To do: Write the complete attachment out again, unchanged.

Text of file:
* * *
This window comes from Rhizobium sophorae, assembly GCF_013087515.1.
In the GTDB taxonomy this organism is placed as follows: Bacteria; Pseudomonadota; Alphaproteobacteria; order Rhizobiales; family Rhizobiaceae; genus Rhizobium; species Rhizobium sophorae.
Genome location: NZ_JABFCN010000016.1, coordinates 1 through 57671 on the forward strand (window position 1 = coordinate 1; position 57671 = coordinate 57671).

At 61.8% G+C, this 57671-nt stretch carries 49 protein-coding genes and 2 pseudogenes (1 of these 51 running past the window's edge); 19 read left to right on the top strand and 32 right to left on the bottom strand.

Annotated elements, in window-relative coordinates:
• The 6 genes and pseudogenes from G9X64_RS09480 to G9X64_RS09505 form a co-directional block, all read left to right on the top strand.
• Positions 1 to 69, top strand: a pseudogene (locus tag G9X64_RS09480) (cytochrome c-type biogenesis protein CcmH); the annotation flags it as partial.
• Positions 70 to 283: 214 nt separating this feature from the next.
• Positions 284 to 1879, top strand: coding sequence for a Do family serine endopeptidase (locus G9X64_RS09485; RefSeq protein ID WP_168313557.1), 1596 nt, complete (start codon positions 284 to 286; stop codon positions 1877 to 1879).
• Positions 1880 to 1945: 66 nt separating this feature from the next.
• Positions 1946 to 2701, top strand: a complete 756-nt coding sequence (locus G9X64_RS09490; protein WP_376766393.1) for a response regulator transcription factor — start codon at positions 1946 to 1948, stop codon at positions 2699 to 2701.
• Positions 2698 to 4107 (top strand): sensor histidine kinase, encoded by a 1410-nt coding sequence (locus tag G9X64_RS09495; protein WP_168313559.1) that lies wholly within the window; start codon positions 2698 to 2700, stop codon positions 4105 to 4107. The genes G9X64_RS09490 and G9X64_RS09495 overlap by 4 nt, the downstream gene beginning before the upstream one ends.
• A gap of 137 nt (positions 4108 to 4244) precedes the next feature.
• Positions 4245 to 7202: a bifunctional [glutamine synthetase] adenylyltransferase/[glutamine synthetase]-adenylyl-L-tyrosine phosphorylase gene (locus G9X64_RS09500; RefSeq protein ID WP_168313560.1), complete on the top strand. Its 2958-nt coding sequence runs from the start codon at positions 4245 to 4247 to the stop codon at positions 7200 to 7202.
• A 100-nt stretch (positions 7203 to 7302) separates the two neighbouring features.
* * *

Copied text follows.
This window comes from Rhizobium sophorae, assembly GCF_013087515.1.
In the GTDB taxonomy this organism is placed as follows: Bacteria; Pseudomonadota; Alphaproteobacteria; order Rhizobiales; family Rhizobiaceae; genus Rhizobium; species Rhizobium sophorae.
Genome location: NZ_JABFCN010000016.1, coordinates 1 through 57671 on the forward strand (window position 1 = coordinate 1; position 57671 = coordinate 57671).

At 61.8% G+C, this 57671-nt stretch carries 49 protein-coding genes and 2 pseudogenes (1 of these 51 running past the window's edge); 19 read left to right on the top strand and 32 right to left on the bottom strand.

Annotated elements, in window-relative coordinates:
• The 6 genes and pseudogenes from G9X64_RS09480 to G9X64_RS09505 form a co-directional block, all read left to right on the top strand.
• Positions 1 to 69, top strand: a pseudogene (locus tag G9X64_RS09480) (cytochrome c-type biogenesis protein CcmH); the annotation flags it as partial.
• Positions 70 to 283: 214 nt separating this feature from the next.
• Positions 284 to 1879, top strand: coding sequence for a Do family serine endopeptidase (locus G9X64_RS09485; RefSeq protein ID WP_168313557.1), 1596 nt, complete (start codon positions 284 to 286; stop codon positions 1877 to 1879).
• Positions 1880 to 1945: 66 nt separating this feature from the next.
• Positions 1946 to 2701, top strand: a complete 756-nt coding sequence (locus G9X64_RS09490; protein WP_376766393.1) for a response regulator transcription factor — start codon at positions 1946 to 1948, stop codon at positions 2699 to 2701.
• Positions 2698 to 4107 (top strand): sensor histidine kinase, encoded by a 1410-nt coding sequence (locus tag G9X64_RS09495; protein WP_168313559.1) that lies wholly within the window; start codon positions 2698 to 2700, stop codon positions 4105 to 4107. The genes G9X64_RS09490 and G9X64_RS09495 overlap by 4 nt, the downstream gene beginning before the upstream one ends.
• A gap of 137 nt (positions 4108 to 4244) precedes the next feature.
• Positions 4245 to 7202: a bifunctional [glutamine synthetase] adenylyltransferase/[glutamine synthetase]-adenylyl-L-tyrosine phosphorylase gene (locus G9X64_RS09500; RefSeq protein ID WP_168313560.1), complete on the top strand. Its 2958-nt coding sequence runs from the start codon at positions 4245 to 4247 to the stop codon at positions 7200 to 7202.
• A 100-nt stretch (positions 7203 to 7302) separates the two neighbouring features.